This paper presents a non-intrusive approach for monitoring driver drowsiness using the fusion of several optimized indicators based on driver physical and driving performance measures, obtained from ADAS (Advanced Driver Assistant Systems) in simulated conditions. The paper is focused on real-time drowsiness detection technology rather than on long-term sleep/awake regulation prediction technology. We have developed our own vision system in order to obtain robust and optimized driver indicators able to be used in simulators and future real environments. These indicators are principally based on driver physical and driving performance skills. The fusion of several indicators, proposed in the literature, is evaluated using a neural network and a stochastic optimization method to obtain the best combination. We propose a new method for ground-truth generation based on a supervised Karolinska Sleepiness Scale (KSS). An extensive evaluation of indicators, derived from trials over a third generation simulator with several test subjects during different driving sessions, was performed. The main conclusions about the performance of single indicators and the best combinations of them are included, as well as the future works derived from this study.
This paper presents a non-intrusive approach for monitoring driver drowsiness, based on driver and driving data fusion. The Percentage of Eye Closure (PERCLOS) is used to estimate the driver's state. The PERCLOS is computed on real time using a stereo vision-based system. The driving information used is the lateral position, the steering wheel angle and the heading error provided by the CAN bus. These three signals have been studied in the time and frequency domain. A multilayer perceptron neural network has been trained to fetch an optimal performance score. This system was installed in a naturalistic driving simulator. For evaluation purposes, several experiments were designed by psychologists and carried out with professional drivers. As ground truth, subjective experts' manual annotation of the driver video sequences and driving signals was used. A detection rate of 70% using individual indicators was raised up to 94% with the combination of indicators. An explanation about these results and some conclusion are presented.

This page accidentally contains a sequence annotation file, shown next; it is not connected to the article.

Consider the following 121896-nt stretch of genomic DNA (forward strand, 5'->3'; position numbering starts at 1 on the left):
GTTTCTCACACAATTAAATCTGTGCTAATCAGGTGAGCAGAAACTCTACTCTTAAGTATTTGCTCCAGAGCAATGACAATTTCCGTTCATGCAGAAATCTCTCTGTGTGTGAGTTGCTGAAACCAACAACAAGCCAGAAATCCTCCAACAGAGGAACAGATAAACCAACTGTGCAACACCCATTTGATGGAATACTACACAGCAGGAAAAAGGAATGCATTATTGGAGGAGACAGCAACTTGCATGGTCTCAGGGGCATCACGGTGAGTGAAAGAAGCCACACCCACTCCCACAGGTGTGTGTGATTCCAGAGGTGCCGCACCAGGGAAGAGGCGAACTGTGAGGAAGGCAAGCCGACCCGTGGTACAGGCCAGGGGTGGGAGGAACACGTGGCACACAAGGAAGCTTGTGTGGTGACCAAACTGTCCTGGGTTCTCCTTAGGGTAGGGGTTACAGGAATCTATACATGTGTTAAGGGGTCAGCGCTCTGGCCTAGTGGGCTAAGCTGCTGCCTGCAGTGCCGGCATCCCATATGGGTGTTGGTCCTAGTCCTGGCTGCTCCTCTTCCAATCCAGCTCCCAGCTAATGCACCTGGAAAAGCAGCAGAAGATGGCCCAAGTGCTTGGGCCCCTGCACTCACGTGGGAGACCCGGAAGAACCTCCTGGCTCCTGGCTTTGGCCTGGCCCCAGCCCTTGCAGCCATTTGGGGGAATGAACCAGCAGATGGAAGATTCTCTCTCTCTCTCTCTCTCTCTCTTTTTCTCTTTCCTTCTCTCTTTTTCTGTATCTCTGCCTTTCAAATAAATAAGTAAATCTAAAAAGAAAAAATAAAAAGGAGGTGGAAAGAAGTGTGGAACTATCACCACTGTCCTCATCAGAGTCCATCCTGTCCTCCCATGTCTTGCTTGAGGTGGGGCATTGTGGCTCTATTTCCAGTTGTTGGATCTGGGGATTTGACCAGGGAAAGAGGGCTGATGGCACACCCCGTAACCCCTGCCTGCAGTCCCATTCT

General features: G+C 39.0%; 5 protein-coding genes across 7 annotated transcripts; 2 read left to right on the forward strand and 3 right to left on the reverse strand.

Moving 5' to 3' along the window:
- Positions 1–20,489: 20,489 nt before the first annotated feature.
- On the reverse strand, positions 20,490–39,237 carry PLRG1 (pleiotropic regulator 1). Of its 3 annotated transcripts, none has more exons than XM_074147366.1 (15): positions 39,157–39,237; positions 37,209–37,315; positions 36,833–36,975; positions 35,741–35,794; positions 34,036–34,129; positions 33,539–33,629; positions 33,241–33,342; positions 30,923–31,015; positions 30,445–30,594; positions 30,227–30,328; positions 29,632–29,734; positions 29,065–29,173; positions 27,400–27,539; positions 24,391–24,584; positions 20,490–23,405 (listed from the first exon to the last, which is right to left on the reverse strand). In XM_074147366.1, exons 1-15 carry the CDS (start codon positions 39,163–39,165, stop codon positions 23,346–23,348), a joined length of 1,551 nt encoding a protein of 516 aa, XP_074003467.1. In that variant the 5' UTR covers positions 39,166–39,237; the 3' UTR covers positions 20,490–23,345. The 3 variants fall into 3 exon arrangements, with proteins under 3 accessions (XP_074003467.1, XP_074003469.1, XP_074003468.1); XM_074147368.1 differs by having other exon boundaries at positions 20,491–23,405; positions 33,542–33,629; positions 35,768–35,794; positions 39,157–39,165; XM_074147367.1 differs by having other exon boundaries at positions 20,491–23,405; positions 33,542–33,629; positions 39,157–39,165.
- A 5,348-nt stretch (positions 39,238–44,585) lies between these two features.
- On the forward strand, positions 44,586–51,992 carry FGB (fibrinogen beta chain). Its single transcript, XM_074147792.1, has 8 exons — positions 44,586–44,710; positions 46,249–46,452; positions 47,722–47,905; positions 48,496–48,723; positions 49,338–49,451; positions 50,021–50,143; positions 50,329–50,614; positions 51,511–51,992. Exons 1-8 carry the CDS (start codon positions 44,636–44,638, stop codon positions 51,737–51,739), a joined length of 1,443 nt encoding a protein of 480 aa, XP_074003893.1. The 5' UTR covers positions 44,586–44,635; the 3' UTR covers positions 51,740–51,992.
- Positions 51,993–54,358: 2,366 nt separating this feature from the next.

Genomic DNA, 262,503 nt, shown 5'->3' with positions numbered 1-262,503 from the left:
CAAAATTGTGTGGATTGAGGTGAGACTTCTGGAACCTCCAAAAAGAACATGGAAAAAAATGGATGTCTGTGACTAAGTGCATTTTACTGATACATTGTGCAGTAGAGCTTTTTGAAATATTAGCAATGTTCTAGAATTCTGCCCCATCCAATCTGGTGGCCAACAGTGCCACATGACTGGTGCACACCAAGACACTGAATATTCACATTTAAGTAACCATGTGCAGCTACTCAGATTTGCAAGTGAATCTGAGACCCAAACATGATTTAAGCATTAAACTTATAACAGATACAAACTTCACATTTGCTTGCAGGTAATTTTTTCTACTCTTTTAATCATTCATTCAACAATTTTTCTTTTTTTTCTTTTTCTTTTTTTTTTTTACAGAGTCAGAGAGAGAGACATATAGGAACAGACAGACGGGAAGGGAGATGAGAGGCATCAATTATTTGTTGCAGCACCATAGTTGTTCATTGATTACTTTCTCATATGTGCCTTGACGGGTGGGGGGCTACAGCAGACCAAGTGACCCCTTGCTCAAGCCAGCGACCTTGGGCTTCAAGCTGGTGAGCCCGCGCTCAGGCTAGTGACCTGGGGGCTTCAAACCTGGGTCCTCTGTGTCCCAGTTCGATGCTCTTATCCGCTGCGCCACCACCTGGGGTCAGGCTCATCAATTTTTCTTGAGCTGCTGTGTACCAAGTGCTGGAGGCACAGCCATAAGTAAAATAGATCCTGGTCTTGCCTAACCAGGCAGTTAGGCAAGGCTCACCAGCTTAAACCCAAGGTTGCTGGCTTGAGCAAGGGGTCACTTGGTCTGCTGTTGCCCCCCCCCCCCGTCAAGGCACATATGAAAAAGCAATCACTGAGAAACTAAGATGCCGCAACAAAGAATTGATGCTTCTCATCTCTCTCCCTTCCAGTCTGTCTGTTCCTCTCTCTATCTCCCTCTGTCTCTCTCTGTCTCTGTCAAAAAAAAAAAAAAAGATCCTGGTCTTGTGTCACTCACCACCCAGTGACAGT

We present a method to monitor driver distraction based on a stereo camera to estimate the face pose and gaze of a driver in real-time. A coarse eye direction is composed with the face pose estimation to obtain the gaze and driver's fixation area in the scene, a parameter which gives much information about the distraction pattern of the driver. The system does not require any subject-specific calibration, it is robust to fast and wide head rotations and works in low lighting conditions.The system provides some consistent statistics which help psychologists to assess the driver distraction patterns under influence of different In-Vehicle Information Systems (IVIS). These statistics are objective, as the drivers are not required to report their own distraction states. The proposed gaze fixation system has been tested on a set of challenging driving experiments directed by a team of psychologists in a naturalistic driving simulator. This simulator mimics conditions present in real driving, including weather changes, manoeuvring and distractions due to IVIS. Professional drivers participated in the tests.